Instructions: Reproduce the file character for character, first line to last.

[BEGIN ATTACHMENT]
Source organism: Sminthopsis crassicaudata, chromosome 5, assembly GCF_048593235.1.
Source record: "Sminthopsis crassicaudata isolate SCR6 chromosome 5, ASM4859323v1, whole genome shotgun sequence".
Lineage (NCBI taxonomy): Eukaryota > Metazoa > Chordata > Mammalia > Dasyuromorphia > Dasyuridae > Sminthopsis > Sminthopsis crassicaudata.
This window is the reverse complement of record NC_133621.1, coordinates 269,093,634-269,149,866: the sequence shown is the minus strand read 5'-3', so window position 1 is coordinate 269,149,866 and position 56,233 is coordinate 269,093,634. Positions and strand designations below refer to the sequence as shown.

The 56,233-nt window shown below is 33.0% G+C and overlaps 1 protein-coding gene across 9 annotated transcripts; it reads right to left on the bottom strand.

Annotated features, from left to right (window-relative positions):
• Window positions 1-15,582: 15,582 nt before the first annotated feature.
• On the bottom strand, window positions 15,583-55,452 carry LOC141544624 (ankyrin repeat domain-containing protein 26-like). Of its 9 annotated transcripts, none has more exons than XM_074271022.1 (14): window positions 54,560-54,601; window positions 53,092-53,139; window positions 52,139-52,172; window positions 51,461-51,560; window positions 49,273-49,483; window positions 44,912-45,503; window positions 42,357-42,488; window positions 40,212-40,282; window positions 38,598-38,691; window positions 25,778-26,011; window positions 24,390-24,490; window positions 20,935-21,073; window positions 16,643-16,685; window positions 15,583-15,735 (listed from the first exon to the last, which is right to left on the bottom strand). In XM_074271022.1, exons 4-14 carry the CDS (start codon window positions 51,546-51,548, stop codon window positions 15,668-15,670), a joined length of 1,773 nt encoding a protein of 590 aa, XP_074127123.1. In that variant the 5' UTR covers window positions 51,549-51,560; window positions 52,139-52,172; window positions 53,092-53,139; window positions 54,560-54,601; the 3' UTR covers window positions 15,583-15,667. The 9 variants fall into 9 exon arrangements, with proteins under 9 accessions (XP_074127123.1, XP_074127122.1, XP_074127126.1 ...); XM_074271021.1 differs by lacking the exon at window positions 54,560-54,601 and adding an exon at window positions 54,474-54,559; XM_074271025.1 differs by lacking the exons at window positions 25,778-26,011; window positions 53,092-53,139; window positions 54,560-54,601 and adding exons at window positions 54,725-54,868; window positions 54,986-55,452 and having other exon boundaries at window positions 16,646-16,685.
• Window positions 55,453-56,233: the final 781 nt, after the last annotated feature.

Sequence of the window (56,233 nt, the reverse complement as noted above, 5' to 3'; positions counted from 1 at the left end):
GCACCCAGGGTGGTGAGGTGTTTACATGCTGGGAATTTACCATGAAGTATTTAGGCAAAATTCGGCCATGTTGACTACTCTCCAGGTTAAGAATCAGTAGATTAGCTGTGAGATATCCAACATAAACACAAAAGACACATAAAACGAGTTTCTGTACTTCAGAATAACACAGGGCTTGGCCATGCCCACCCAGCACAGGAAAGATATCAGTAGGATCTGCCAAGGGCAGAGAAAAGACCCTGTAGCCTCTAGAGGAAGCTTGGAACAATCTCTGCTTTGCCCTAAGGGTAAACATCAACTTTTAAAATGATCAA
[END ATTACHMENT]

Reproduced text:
Source organism: Sminthopsis crassicaudata, chromosome 5, assembly GCF_048593235.1.
Source record: "Sminthopsis crassicaudata isolate SCR6 chromosome 5, ASM4859323v1, whole genome shotgun sequence".
Lineage (NCBI taxonomy): Eukaryota > Metazoa > Chordata > Mammalia > Dasyuromorphia > Dasyuridae > Sminthopsis > Sminthopsis crassicaudata.
This window is the reverse complement of record NC_133621.1, coordinates 269,093,634-269,149,866: the sequence shown is the minus strand read 5'-3', so window position 1 is coordinate 269,149,866 and position 56,233 is coordinate 269,093,634. Positions and strand designations below refer to the sequence as shown.

The 56,233-nt window shown below is 33.0% G+C and overlaps 1 protein-coding gene across 9 annotated transcripts; it reads right to left on the bottom strand.

Annotated features, from left to right (window-relative positions):
• Window positions 1-15,582: 15,582 nt before the first annotated feature.
• On the bottom strand, window positions 15,583-55,452 carry LOC141544624 (ankyrin repeat domain-containing protein 26-like). Of its 9 annotated transcripts, none has more exons than XM_074271022.1 (14): window positions 54,560-54,601; window positions 53,092-53,139; window positions 52,139-52,172; window positions 51,461-51,560; window positions 49,273-49,483; window positions 44,912-45,503; window positions 42,357-42,488; window positions 40,212-40,282; window positions 38,598-38,691; window positions 25,778-26,011; window positions 24,390-24,490; window positions 20,935-21,073; window positions 16,643-16,685; window positions 15,583-15,735 (listed from the first exon to the last, which is right to left on the bottom strand). In XM_074271022.1, exons 4-14 carry the CDS (start codon window positions 51,546-51,548, stop codon window positions 15,668-15,670), a joined length of 1,773 nt encoding a protein of 590 aa, XP_074127123.1. In that variant the 5' UTR covers window positions 51,549-51,560; window positions 52,139-52,172; window positions 53,092-53,139; window positions 54,560-54,601; the 3' UTR covers window positions 15,583-15,667. The 9 variants fall into 9 exon arrangements, with proteins under 9 accessions (XP_074127123.1, XP_074127122.1, XP_074127126.1 ...); XM_074271021.1 differs by lacking the exon at window positions 54,560-54,601 and adding an exon at window positions 54,474-54,559; XM_074271025.1 differs by lacking the exons at window positions 25,778-26,011; window positions 53,092-53,139; window positions 54,560-54,601 and adding exons at window positions 54,725-54,868; window positions 54,986-55,452 and having other exon boundaries at window positions 16,646-16,685.
• Window positions 55,453-56,233: the final 781 nt, after the last annotated feature.

Sequence of the window (56,233 nt, the reverse complement as noted above, 5' to 3'; positions counted from 1 at the left end):
GCACCCAGGGTGGTGAGGTGTTTACATGCTGGGAATTTACCATGAAGTATTTAGGCAAAATTCGGCCATGTTGACTACTCTCCAGGTTAAGAATCAGTAGATTAGCTGTGAGATATCCAACATAAACACAAAAGACACATAAAACGAGTTTCTGTACTTCAGAATAACACAGGGCTTGGCCATGCCCACCCAGCACAGGAAAGATATCAGTAGGATCTGCCAAGGGCAGAGAAAAGACCCTGTAGCCTCTAGAGGAAGCTTGGAACAATCTCTGCTTTGCCCTAAGGGTAAACATCAACTTTTAAAATGATCAA